SEALs face review following death of Islamic State militant

SEALs face review following death of Islamic State militant

SEALs face review following death of Islamic State militant

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SAN DIEGO (AP) — Navy officials on Wednesday notified a SEAL convicted of posing with a dead Islamic State militant and three of his superior officers during a 2017 deployment to Iraq that all four will face a review to determine if they should remain on the elite force.

Attorneys for Chief Petty Officer Edward Gallagher said the Navy is trying to remove his Trident pin, designating him as a SEAL, in retaliation for President Donald Trump’s decision last week to restore his rank.

Gallagher was acquitted last summer of a murder charge in the stabbing death of the militant captive, but a military jury convicted him of posing with the corpse while in Iraq in 2017. He also was acquitted of attempted murder for allegedly shooting at civilians.

His lawyers said Wednesday they have filed a complaint with the inspector general’s office accusing Rear Adm. Collin Green of insubordination for defying Trump’s actions and asking for an investigation into the Navy’s handling of Gallagher’s case. Green is the Naval Special Warfare commander.

It was the latest twist in what has been a tumultuous case that has shaken the secretive SEAL community and revealed rifts within its ranks after SEALs testified against one of their own. The case was dogged from the start with the Navy’s lead prosecutor being removed in the middle of the court-martial after it was discovered the prosecution was tracking the defense team’s emails.

Trump restored Gallagher’s rank on Friday after he was demoted from chief following his conviction. “What the bureaucracy is doing to him now is pure and simple retaliation,” said Marc Mukasey, one of Gallagher’s lawyers.

Two U.S. officials familiar with the case but not authorized to speak publicly disputed that and said discussions about convening a review board began shortly after Gallagher’s conviction in July.

Eugene Fidell, who teaches military justice at Yale Law School, said he’s not surprised the Navy would call for a review. “I think this would have happened anyway to a SEAL with a court-martial conviction,” he said.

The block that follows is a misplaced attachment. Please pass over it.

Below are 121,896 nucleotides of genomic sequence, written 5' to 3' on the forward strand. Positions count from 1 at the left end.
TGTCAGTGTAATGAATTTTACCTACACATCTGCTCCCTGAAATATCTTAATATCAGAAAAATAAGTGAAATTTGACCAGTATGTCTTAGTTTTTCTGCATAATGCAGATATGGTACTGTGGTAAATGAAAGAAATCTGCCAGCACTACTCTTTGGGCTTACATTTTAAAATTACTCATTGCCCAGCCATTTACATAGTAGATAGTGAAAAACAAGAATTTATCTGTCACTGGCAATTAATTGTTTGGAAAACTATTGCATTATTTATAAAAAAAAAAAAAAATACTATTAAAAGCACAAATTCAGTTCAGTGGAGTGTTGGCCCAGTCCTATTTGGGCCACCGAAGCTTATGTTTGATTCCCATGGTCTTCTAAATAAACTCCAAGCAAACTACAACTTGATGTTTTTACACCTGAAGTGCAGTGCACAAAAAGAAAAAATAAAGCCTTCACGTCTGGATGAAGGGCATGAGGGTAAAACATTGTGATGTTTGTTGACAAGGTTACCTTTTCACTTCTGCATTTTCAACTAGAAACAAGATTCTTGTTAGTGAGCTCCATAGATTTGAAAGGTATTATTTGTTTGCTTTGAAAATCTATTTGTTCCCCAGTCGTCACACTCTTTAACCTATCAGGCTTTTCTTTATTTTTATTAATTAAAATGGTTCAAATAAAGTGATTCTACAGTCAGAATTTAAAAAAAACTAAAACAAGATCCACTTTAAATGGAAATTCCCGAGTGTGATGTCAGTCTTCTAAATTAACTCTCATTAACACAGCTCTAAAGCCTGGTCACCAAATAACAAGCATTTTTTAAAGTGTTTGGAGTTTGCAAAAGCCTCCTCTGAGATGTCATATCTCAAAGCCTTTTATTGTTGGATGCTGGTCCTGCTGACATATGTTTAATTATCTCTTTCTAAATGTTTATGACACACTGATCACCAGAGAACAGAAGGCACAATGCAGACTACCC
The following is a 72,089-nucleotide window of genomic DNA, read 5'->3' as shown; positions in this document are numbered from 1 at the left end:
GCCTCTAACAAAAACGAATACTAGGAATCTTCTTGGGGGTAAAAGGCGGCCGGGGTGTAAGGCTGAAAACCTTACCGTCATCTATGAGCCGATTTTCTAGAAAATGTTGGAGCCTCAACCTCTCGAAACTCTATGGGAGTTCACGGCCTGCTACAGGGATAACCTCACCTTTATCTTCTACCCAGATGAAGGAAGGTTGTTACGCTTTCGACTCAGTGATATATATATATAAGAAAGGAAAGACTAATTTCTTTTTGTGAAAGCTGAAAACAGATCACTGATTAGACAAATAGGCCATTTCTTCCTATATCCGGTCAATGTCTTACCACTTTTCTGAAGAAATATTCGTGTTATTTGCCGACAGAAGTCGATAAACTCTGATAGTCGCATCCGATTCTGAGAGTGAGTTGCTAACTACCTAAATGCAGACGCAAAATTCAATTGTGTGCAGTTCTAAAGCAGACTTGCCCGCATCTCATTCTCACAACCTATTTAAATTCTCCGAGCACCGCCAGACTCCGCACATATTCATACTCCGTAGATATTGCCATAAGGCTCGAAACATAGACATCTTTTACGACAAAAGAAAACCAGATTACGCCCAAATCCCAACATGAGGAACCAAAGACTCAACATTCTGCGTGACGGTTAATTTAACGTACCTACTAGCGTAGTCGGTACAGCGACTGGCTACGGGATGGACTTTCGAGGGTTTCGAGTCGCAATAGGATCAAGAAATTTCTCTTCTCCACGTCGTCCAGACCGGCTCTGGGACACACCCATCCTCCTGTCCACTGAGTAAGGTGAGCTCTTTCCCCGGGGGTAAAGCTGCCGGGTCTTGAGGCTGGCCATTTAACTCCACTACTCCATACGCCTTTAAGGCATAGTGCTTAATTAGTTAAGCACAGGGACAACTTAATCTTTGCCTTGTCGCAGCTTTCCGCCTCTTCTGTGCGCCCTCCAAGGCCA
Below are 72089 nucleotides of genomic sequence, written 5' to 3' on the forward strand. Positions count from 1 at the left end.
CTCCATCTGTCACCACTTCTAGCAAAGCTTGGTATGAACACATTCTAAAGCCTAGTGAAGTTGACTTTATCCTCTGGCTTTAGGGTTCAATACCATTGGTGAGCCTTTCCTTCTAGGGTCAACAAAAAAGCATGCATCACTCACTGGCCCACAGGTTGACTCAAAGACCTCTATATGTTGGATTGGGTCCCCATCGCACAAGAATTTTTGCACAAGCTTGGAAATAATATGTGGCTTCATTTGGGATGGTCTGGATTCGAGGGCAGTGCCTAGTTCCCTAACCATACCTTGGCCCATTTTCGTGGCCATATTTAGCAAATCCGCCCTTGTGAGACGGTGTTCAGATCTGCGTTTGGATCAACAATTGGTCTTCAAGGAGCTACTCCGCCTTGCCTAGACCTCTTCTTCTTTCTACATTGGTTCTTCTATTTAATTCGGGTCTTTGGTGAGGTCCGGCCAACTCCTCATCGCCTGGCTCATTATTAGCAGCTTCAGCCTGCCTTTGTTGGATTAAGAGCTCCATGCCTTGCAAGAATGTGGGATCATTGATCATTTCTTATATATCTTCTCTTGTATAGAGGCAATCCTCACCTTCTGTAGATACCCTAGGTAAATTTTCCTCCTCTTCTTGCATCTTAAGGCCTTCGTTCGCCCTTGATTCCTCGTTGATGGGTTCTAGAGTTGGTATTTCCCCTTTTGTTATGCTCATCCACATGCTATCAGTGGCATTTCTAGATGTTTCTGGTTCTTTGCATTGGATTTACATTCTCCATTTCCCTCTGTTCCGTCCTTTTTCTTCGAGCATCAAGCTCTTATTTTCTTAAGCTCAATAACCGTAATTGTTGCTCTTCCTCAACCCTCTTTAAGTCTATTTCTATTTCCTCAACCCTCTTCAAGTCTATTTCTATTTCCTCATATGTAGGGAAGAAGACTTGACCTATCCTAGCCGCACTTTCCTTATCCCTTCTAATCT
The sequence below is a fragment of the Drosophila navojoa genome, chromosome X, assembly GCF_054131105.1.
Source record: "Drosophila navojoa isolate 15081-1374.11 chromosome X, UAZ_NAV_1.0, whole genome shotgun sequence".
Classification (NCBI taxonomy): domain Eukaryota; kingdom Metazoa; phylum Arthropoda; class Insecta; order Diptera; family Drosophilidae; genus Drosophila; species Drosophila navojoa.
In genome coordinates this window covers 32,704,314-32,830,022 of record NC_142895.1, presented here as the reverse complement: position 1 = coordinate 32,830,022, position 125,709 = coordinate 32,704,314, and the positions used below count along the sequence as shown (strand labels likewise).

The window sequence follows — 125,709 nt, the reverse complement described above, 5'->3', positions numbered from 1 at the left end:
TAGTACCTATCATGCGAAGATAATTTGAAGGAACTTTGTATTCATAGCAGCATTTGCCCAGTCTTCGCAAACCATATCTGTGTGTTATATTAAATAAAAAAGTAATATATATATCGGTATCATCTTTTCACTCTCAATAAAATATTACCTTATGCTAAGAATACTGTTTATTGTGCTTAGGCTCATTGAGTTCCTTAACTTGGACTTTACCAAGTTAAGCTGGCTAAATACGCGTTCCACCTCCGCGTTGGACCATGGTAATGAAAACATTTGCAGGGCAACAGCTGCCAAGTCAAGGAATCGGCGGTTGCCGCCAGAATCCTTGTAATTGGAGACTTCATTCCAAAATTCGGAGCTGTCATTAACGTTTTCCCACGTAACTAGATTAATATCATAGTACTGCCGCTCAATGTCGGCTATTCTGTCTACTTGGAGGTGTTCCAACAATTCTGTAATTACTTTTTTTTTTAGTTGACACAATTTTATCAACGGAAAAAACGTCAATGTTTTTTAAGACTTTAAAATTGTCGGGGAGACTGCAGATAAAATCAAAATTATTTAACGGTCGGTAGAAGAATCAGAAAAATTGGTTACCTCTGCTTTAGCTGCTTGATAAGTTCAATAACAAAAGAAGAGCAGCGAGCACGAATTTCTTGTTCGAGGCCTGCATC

In a letter from Green, obtained by The Associated Press, Gallagher was notified that a peer-review board has been instructed to determine whether he should remain a SEAL.

The five-person board will convene Dec. 2 behind closed doors. It will include one SEAL officer and four senior enlisted SEALs, according to the two U.S. officials. Gallagher can appear once before the board on Dec. 4 but without his lawyers. He can dispute the evidence given to the board that will include his conviction and call witnesses. He also can appeal the final decision that will be made by the Naval Personnel Board, which will take into account Green’s input and the board’s recommendations.

Green also notified three SEAL officers who oversaw Gallagher during the deployment — Lt. Cmdr. Robert Breisch, Lt. Jacob Portier and Lt. Thomas MacNeil, according to the officials.

Removing their Trident pins means they will no longer be SEALs but could remain in the Navy, though Portier and Gallagher were already planning on leaving the service. Still it would be considered a mark on their career that they were cast out of the prestigious force.

The Navy has revoked 154 Trident pins since 2011.

The other three officers will go before three-person boards. Attorneys for Breisch and MacNeil could not be immediately reached for comment.

According to Portier’s letter, his review board has been instructed to specifically look at Portier’s 2017 deployment in Iraq and his actions through July 2019 to see if he “displayed a gross lack of professional or personal judgment, lack of moral or ethical behavior and/or conduct inconsistent with the SEAL ethos.”

Portier was Gallagher’s platoon commander and was charged with failing to report the alleged murder. He denied the charges and they were dropped after the jury acquitted Gallagher of murder.

His attorney, Jeremiah Sullivan said Trump recognizes “the honorable sacrifices that my client has made in his combat deployments,” and that Green is challenging the “integrity of the president.”

Naval Special Warfare spokeswoman, Capt. Tamara Lawrence, said in a statement that Green “remains focused on delivering a capable, ready, and lethal maritime special operations force in support of national security objectives, which includes assessing the suitability of any member of his force via administrative processes.”


Baldor reported from Washington.


This article was written by Julie Watson and Lolita Baldor from The Associated Press and was legally licensed through the NewsCred publisher network. Please direct all licensing questions to



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